This quotation attributed (not entirely accurately) to Gandhi still captures an important principle. We have most control over what we do ourselves. We need to demonstrate inclusion and compassion in our own daily lives and especially reach out to people at particular risk of disadvantage. This is the starting point for linking personal experience, local action and our aspirations for a better future.
Paul Davies told some of us about his experience as an independent member of the panels undertaking care and treatment reviews for people in ‘Assessment and Treatment Units’ for return to their communities. For many the ‘system’ seems to have lost sight of their essential humanity. It lacks the capacity to really listen to people, hear their story and act with compassion and urgency. We need the courage to see people as they really are and stand alongside them in regaining their personhood. In a different context, Jackie Downer and Sheila Hollins told us about ‘Books Beyond Words’ and ways of using them (for example in book clubs) that enable people, who are often not heard, to grow in their own lives and find new ways of expressing themselves, but equally importantly help their supporters to understand the realities of people’s lives.
Philippa reminded us of the importance of enabling people to be creative and recognise themselves as active citizens. She described her son’s and his friends’ involvement in ‘Partners in Art’ and the value to creating spaces where everyone can come and share talents, ideas, and new relationships. She commented that in some places, personalisation and personal budgets had ‘opened doors’ for people with learning disabilities and their families, but felt that we all had to be part of a social movement to protect and ‘grow’ our communities. She felt that the commemoration of VE Day the previous week was a useful reminder that (to quote Churchill) ‘great things can grow from disasters if it was the will of the people’.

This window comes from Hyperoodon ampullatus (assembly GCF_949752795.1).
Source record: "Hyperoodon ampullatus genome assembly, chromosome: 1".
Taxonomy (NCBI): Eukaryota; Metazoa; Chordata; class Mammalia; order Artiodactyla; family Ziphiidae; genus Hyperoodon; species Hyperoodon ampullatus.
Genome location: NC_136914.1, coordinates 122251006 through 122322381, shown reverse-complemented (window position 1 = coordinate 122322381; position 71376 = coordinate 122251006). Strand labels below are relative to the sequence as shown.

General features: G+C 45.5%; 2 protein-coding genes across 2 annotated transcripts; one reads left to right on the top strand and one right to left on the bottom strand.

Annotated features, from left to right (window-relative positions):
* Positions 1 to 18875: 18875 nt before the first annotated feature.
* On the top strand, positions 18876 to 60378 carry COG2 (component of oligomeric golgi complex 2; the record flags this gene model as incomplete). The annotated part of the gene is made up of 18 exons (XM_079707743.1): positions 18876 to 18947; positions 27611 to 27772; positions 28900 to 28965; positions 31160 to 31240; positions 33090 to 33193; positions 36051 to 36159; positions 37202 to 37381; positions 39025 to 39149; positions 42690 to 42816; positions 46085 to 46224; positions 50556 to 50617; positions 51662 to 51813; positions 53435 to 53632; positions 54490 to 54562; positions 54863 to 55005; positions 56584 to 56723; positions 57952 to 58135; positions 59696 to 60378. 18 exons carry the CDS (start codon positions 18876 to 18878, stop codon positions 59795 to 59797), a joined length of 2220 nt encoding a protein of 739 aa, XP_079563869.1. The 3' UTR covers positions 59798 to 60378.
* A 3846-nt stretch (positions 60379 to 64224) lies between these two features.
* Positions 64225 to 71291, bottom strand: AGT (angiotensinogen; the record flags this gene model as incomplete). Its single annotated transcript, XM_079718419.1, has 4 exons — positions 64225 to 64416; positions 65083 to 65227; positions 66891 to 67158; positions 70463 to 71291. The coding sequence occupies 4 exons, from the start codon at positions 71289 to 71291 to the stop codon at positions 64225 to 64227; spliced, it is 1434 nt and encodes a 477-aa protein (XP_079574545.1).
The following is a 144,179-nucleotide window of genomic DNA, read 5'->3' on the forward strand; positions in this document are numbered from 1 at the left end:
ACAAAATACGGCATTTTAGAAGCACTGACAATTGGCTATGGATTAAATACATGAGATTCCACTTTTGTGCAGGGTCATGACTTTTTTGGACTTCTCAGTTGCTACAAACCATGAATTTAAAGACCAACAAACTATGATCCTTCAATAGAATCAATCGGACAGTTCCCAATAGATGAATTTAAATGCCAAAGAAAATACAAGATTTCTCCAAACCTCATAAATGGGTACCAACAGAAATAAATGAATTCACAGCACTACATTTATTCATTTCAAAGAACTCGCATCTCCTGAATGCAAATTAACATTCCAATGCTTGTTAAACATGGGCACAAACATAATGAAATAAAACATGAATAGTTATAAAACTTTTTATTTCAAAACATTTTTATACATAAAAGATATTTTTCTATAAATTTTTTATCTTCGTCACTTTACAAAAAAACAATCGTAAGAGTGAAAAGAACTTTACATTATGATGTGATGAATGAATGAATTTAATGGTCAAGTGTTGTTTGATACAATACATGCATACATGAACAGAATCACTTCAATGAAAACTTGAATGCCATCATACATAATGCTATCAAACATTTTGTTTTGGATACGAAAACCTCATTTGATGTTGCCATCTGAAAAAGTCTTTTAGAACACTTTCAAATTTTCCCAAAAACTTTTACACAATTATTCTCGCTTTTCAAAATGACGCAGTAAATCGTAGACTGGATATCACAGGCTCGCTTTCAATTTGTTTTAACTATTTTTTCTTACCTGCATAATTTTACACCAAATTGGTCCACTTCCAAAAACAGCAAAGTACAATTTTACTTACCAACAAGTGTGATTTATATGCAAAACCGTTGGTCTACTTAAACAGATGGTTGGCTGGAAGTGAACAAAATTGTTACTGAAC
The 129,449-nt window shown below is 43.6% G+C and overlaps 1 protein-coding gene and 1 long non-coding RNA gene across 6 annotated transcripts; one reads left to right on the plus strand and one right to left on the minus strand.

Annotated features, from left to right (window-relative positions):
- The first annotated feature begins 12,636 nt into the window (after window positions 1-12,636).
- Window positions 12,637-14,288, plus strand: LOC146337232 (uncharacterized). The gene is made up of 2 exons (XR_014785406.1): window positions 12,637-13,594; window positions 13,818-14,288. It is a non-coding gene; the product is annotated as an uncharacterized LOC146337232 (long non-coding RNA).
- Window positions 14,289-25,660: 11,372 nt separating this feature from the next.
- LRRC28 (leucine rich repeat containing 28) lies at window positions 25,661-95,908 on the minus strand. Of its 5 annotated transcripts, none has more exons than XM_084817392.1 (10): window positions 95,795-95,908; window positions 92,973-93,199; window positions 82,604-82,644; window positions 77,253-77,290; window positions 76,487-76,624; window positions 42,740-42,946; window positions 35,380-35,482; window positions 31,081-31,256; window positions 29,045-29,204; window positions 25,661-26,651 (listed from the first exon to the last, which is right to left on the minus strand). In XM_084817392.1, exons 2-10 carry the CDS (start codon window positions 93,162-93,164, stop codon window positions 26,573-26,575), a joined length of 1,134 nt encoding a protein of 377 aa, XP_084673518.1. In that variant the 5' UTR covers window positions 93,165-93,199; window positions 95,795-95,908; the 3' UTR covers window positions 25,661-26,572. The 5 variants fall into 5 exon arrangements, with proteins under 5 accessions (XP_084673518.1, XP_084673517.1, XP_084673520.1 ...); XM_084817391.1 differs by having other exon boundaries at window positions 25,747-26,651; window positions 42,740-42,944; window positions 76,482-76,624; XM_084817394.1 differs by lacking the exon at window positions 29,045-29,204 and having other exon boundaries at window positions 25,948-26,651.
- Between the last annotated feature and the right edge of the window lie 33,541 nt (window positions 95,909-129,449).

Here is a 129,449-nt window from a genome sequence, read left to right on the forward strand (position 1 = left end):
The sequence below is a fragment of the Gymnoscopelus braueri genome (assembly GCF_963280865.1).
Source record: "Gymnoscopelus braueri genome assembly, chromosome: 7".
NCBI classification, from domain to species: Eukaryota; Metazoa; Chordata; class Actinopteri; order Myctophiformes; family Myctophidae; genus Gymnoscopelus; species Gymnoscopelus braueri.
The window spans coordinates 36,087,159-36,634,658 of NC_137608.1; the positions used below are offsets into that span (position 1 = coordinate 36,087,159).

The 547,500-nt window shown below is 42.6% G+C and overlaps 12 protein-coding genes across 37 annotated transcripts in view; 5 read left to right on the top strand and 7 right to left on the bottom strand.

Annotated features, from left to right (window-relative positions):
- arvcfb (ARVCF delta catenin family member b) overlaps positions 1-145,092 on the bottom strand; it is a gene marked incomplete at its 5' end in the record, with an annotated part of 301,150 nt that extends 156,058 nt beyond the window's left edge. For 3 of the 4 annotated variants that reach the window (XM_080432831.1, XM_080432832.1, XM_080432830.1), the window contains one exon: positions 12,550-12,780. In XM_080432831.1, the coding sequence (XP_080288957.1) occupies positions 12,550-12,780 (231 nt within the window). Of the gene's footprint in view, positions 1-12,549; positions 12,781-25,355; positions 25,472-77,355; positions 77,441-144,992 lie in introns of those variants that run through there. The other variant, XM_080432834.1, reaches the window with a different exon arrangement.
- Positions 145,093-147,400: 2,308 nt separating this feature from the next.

- Get involved wherever possible with fellow citizens taking action for a better future
Austerity is having multiple local impacts like dependence on food banks, eviction from one’s home and increased exposure to ‘hate crime’. We have a rich tradition of community activism in the U.K. Building on Principal 4, we can strengthen local initiatives and campaigns by ‘joining up’ ourselves and seeking to ensure that this resistance is itself inclusive.
For example, food banks need volunteers and volunteers can demonstrate solidarity with all those facing food poverty. ‘Focus E15 Mothers’, the campaign defending housing rights in Newham has gained national attention by attracting wider participation. People facing prejudice and hate crime can gain from personal support and advocacy. And credit unions and time banks are valuable means of offering mutual aid.
- Demonstrate elements in an alternative vision through many practical examples
Otto Scharmer, in his development of ‘Theory U’, calls this ‘prototyping’ – not just imagining a better world but trying out various ways of creating this and thus strengthening our capacity to share persuasive new stories. In turn, we can spread innovation by what Margaret Wheatley (in ‘Walk Out, Walk On’) calls ‘scaling across’.